Business

Mastercard beats profit estimates and sees improved strength in travel between the United States and Latin America

As businesses start to reopen and travel shows signs of a rebound, Mastercard reported a second-quarter profit that beat estimates

Credit card is seen in front of displayed Master Card logo in this illustration taken, July 15, 2021. Photo: REUTERS/Dado Ruvic/Illustration

Mastercard reported a second-quarter profit on Thursday that comfortably beat estimates, underpinned by a recovery in global spending as businesses start to reopen and travel shows signs of a rebound.

The company’s cross-border volumes, which track spending on its cards beyond the country of issue, rose 58% on a local currency basis, driven by a pickup in international travel.

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The volumes had plunged 45% in the same period a year earlier.

International travel is still in the early stages of recovery and represents additional upside potential

Michael Miebach, CEO AT MASTERCARD.

Mastercard saw improved strength in travel between the Unites States and Latin America, as well as an increase in travel within Europe, Miebach said on a conference call.

Latin America is the region where Mastercard‘s operation grew the most in the first half of 2021 (22% considering all the company’s all credit, charge, and debit programs) – also because the region took the worst plunged last year due to the COVID-19 pandemic.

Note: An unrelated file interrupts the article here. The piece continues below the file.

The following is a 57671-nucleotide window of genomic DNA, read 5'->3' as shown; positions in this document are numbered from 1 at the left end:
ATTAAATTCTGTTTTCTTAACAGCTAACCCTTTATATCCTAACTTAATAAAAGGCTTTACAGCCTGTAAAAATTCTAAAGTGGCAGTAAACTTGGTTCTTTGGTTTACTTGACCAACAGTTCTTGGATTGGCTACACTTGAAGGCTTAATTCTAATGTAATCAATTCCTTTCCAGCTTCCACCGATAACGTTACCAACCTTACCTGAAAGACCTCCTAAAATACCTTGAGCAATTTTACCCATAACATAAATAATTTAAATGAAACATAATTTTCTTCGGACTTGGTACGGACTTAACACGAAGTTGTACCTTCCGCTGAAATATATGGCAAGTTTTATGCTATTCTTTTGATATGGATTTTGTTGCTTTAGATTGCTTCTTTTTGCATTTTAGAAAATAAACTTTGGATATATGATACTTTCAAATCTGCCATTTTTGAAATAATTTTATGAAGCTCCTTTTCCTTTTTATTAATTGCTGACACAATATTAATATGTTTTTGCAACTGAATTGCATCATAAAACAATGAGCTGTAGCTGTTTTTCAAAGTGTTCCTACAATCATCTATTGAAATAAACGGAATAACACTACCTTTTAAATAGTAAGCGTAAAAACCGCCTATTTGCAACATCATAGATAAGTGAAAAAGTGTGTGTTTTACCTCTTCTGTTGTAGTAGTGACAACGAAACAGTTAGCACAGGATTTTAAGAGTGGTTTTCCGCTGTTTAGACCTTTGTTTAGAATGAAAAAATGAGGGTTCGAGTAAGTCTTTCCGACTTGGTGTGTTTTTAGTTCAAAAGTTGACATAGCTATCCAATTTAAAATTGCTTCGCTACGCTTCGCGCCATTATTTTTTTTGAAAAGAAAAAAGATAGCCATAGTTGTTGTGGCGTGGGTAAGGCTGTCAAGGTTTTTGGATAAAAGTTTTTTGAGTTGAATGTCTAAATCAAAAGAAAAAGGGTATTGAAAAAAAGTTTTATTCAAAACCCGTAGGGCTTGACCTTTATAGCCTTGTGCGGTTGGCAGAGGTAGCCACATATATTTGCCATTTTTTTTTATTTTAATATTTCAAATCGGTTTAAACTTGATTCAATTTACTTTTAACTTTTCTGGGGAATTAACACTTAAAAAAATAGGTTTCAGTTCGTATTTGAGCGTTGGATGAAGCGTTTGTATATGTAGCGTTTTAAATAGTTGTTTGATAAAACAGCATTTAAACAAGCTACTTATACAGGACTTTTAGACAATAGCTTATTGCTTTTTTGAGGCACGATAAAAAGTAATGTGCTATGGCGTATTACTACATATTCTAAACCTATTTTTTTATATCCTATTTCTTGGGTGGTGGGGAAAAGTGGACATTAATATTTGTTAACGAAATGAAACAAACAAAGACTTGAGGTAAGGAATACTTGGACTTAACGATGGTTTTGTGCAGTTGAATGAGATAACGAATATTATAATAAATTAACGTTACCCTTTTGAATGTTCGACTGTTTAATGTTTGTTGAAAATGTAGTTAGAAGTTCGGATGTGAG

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The company’s shares were up about 2.6% at $393.74, as the upbeat results rounded out a positive quarter from payment processors including Visa and American Express.

U.S. consumer spending on airlines improved significantly since the early part of the quarter and volumes were now back to pre-pandemic levels, chief financial officer Sachin Mehra said.

Cross-border travel in the Asia Pacific has been slower to recover, Mehra said, adding that travel comeback in Asia is hard to predict due to the spread of coronavirus variants.

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Consumer spending saw a spike during the quarter due to massive government stimulus packages, sending Mastercard‘s gross dollar volumes, or the dollar value of the transactions processed, up 33% on a local currency basis to $1.9 trillion.

Net income, excluding exceptional items, rose to $1.9 billion, or $1.95 per share, from $1.4 billion, or $1.36 per share a year earlier. Analysts on average had expected a profit of $1.75 per share, according to Refinitiv IBES data.

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